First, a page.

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A few days back, I accompanied my mother to Duncan for an appointment. As we waited to leave Salt Spring Island on the ferry, I told my mother about an amazing event that had just happened. When I finished she said, That’s such a great story – you must share it! Why not? It’s such a great example of the power of connection as well as the idea that you just never know who will buy one of your paintings.
Where should you begin? Where should you start?
I’ll start at the end.
Vivian, the owner of the Peninsula Gallery, letting me know the good news that one of my pastel paintings had sold and she’d just mailed it off…to a man in Germany. “He says he met you at the Tate!” I could hardly believe it! And you’ll soon see why.
Here’s the painting that now belongs to Stephan.
Now, let me take us back to the summer of last year.
I was in the UK in June and July teaching two workshops (as well as visiting old – and new – friends). After a lovely, if rainy, Retreat to the Yorkshire DalesI was thrilled to be teaching at the Cornwall School of Art for three days in Truro. I spent a few days exploring the coast, including St Ives. My primary reason for going? The Tate St Ives.
I love spending hours at a public art gallery, both to view the art and to photograph those who are viewing it (a subject I like to paint!). And with all those hours of exploration and examination, a gal’s got to remember to keep her stomach nourished alongside the soul nourishing. I visited the Tate cafe twice during the course of the day.
The second time it was crowded. The server asked me (and another) if we were okay with being seated together. I agreed, and so did he. We ordered our food and sat in a circle, where we began a conversation about art and the meaning of life. It was wonderful and unexpected! This stranger – Stephan – was on a six-month sabbatical, cycling all over western Europe. And we were on the Tate the same day.
It felt strange to be disconnected when it was time for me to leave. A part of me thought that it was best to let this moment be a memory. I gave him my business card at the last moment. Then, I went to the gallery on my own.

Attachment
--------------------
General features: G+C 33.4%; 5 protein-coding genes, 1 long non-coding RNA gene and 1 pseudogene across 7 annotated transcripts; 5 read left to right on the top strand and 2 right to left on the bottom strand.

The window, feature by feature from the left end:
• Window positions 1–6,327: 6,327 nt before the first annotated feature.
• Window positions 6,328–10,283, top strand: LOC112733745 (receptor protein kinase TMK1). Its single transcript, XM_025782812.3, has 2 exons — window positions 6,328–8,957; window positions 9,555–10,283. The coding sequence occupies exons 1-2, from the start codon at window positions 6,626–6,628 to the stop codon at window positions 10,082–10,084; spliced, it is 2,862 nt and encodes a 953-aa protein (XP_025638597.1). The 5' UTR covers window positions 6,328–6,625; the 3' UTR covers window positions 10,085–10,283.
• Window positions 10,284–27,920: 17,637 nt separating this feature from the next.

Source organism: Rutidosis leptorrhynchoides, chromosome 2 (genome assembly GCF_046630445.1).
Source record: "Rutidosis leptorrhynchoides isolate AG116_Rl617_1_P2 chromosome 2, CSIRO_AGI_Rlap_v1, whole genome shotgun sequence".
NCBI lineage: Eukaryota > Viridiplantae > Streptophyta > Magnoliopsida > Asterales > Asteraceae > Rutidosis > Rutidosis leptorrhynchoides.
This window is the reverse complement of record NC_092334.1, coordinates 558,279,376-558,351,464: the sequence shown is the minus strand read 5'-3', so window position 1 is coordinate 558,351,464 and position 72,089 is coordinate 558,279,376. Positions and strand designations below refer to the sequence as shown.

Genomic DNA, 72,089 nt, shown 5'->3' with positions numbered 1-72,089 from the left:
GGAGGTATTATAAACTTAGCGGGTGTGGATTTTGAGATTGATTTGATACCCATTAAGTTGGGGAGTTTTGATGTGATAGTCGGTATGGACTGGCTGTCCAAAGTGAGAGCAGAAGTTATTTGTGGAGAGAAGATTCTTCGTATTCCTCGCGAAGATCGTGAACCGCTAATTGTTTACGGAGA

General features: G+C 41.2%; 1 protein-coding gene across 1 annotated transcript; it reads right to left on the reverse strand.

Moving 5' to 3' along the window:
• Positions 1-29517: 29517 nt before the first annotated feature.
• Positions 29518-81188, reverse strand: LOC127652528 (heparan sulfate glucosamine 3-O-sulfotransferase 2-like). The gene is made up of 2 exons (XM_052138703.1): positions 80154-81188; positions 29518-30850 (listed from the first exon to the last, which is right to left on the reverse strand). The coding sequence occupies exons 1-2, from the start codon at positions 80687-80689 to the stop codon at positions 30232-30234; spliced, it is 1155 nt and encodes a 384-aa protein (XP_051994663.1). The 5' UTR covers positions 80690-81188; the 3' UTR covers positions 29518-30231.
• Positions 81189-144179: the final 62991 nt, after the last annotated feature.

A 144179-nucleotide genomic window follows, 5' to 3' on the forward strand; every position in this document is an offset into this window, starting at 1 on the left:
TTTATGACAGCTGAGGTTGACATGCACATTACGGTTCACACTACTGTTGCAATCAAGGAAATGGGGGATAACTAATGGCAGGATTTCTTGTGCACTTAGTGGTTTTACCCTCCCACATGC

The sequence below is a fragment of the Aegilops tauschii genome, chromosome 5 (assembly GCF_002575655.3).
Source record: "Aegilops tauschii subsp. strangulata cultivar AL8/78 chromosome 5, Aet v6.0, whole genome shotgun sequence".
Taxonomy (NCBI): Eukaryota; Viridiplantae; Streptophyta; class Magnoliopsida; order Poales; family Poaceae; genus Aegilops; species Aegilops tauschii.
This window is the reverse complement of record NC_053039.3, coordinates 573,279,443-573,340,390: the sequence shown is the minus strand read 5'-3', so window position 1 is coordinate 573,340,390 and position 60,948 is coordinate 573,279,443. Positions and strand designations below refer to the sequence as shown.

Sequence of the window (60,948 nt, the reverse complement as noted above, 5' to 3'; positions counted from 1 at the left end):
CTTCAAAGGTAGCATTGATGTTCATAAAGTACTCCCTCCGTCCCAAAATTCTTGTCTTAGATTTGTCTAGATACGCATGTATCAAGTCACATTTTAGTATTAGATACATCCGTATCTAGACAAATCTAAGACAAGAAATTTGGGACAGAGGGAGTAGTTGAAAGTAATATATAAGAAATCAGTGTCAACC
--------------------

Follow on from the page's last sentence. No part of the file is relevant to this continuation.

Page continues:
It was finally time to get back on the train to Hayle, where I was staying. As I was leaving the gallery a cyclist passed by, waving. Stephan, the stranger at my table, waved. Serendipity, again. It felt good to say goodbye and acknowledge the end. The book was closed, so to speak.
This was June.
I was thrilled to receive an e-mail from Stephan in December, just before the Christmas holidays. Remember, I had no other way to contact him. I didn’t even know his last name!) I hope he won’t mind me quoting these words – they express So perfectly? What I also felt
“It’s been a while that we were seated together in the cafe of the Tate Gallery in St. Ives this summer, but the – although brief – encounter with you, has stayed with me ever since as a beautiful reminder of how magical connection can feel like even – or maybe especially – if it happens by chance and that it’s always worthwhile being open for it. That’s one of the many things that my sabbatical taught me last year.”
And now we come full circle: The email from Vivian to say a guy from Germany – Stephan – had bought one of my paintings. WOW! You never know what you might find!
This story is important for three reasons.
- You never know when someone will buy your art. You don’t know when they will buy it, why they will buy it. It could happen at any moment, for any cause. I have been a believer for some time that there’s a person for every painting I create. It’s just the timing that’s unknown. This experience confirms this belief.
- We encourage you to remain open.I could have declined to sit at a table with a stranger on that particular day. To be honest, I enjoy being alone, with my thoughts. But I’m also curious and that keeps me open to connection and possibilities. Conversations can lead to nowhere or magical places. You never know what you might find!
- It’s such a cool story! My Mum encouraged me share it
A little extra to add. Although this painting came from out of the blue, it came as an idea fully formed in my mind’s eye. There were some tweaks to make as it emerged but generally speaking, I’d “seen” it. (Here you can see the progress of the piece..) And the title? Well, I’ll leave that for you to ponder on! The piece is pretty abstract and certainly not what I’m known for. Vivian liked it too. Now, it has found a home in Germany. Isn’t that just the best?!
Do you remember a story about a piece of art that sold? Please share it with us in the comments.
I hope that this will remind you to be open to possibilities. You never know who is going to buy your artwork next. And you just never know what connections you’ll make along your art journey!
Until next time,
PS. Thank you Mum for suggesting that I share this story. I never would have thought of that on my own.
PPS. And Stephan, if you’re reading this, thanks for giving a home to one of my pastel paintings. Also, thank you for the memorable encounter!
PPPS. Okay, I’m not sure but…as I was preparing this post, preparing the images, I noticed that in the photo of Stephan cycling away, he has an orange bag on his back. In this Gallery-Goer painting, which I created from a photo taken in the Tate Gallery, the man is wearing an orange bag. Could this be Stephan ??!! What do you think about this?